Pat Larsen
TTL June 2002
Understanding By Design Unit
3rd Grade Multiplication

Students will develop and use number sense to investigate the characteristics of numbers in a variety of forms and modes of operation.
Indicator 2: Apply number operations with real numbers and other number systems.

3 - 5 Benchmarks:
a. model the operations of addition, subtraction, multiplication, and division on rational numbers

Third Grade
2. recall multiplication and division facts through the nines.

Stage 1:
Identify Desired Results

Stage 2:
Determine Acceptable Evidence

Stage 3:
Plan Learning Experiences and Instruction

Enduring Understandings

Performance Tasks


Sequence of Learning Experiences and Instruction

Students will

*  Multiplication is a critical step in their math learning stairs.

* Success in all future math learning is contingent upon acquisition of this skill.


Essential Questions

1)    Why is multiplication necessary?

2)    How is addition related to multiplication?

3)    How is multiplication related to division?

4)    What is the Commutative Property of Multiplication and why is it important?

5)    What essential vocabulary words are necessary to communicate multiplication mathematically?

6)    Why is it important to use a strategic approach for acquisition of the basic multiplication facts?

7)  Would you rather memorize 81 facts or 15 facts?

Knowledge and Skills

Students will develop and use number sense to investigate characteristics of numbers in a variety of forms and models of operation.

Students will model the operations of addition and multiplication on rational numbers.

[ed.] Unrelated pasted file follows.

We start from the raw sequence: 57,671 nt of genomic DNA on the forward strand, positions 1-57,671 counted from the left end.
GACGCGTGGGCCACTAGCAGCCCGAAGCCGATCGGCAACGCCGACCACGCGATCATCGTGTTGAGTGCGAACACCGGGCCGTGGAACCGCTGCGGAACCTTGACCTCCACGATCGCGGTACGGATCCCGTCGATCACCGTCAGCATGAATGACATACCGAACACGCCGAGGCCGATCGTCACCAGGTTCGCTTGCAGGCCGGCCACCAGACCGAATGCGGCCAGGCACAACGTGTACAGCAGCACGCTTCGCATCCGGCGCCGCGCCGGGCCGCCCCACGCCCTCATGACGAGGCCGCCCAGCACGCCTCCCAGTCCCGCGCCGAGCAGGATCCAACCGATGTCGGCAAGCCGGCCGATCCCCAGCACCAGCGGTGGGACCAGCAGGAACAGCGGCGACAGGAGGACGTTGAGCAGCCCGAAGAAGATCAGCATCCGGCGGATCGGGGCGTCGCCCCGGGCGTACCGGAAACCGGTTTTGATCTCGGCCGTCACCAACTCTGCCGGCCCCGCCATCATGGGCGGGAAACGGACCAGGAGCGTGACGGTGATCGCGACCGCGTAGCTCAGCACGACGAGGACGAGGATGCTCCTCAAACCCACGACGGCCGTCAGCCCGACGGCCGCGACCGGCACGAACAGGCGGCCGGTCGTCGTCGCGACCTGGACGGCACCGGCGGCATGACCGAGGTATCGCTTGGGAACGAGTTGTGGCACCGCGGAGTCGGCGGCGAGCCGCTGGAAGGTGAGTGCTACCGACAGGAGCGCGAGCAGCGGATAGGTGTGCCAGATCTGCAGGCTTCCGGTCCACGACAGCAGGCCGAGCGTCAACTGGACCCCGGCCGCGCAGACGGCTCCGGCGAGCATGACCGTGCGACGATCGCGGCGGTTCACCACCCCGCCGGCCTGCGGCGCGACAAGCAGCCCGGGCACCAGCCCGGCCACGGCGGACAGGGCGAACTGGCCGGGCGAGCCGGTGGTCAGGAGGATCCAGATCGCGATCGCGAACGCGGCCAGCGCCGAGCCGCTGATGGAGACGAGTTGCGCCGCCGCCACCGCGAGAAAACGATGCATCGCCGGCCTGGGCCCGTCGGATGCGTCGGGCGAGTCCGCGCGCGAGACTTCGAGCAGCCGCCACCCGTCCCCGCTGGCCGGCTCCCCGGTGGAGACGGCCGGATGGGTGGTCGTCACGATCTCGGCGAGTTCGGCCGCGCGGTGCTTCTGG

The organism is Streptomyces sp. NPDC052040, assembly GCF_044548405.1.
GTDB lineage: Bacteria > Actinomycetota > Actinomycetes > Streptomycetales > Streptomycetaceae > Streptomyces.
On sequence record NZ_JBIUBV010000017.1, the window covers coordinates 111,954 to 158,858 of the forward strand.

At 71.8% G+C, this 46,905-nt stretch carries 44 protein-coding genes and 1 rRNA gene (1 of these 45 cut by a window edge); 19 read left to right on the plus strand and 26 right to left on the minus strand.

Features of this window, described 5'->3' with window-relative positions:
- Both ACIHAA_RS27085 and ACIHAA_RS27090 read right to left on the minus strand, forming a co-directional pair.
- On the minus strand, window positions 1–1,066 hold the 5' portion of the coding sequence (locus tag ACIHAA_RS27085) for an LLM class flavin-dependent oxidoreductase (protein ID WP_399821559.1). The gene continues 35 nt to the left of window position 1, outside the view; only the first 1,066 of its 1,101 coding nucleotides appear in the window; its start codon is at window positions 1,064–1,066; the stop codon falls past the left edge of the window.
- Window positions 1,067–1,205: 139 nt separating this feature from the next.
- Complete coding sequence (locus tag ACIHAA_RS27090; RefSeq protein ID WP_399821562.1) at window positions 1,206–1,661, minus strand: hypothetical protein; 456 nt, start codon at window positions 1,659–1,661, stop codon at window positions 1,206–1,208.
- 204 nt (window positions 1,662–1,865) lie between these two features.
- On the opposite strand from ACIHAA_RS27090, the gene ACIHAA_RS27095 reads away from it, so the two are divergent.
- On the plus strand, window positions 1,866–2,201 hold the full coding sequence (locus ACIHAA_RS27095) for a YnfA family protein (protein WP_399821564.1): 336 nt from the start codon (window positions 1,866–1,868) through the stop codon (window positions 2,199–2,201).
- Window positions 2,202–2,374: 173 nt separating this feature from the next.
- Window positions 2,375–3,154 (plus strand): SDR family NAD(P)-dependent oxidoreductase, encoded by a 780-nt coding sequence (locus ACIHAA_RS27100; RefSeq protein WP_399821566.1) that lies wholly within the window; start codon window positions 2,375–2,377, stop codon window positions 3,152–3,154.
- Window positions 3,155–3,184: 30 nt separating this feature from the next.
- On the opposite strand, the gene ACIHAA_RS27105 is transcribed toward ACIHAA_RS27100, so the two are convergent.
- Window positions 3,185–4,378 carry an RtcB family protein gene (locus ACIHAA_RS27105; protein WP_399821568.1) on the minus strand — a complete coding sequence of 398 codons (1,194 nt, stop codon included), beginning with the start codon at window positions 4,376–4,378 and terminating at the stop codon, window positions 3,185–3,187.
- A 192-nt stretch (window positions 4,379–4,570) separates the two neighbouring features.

Through a variety of strategies, the student will recall multiplication facts through 9.

Enrichment activities will include acquisition of basic facts through 12.

Available Resources

Math Learning Stairs
Multiplication Table

Modified Multiplication Table

Multiplication Unit Checklist
PM Progress Graph
Sample Basic Facts Acquisition Test Probe
Sample Basic Facts Fluency Test Probe
Sample Learning Sheet

Each student will be able to:

* demonstrate concrete understanding of the concept of multiplication by: (a) building/drawing arrays representing problems using groups and objects in a group with concrete materials, drawing, and creating color coded tables in Microsoft Word.  

Tiered Activities to Address Individual Learning Differences: 

Math Stations

Math Station One:

(Less Advanced Learners)

Students build multiplication problems concretely:

(a) Make arrays using paper plates to represent the groups and beans to represent the objects in a group.

(b) Make arrays using baking cups to represent the groups and elbow macaroni to represent the objects in a group.

(c) Make arrays using string to represent the groups and paper clips to represent the objects in a group.

Math Station Two:

(For students performing at or near grade-level)

Students build multiplication problems semi-abstractly:

(a) Draw arrays depicting given multiplication problems using colored utensils (pencils, markers, etc.)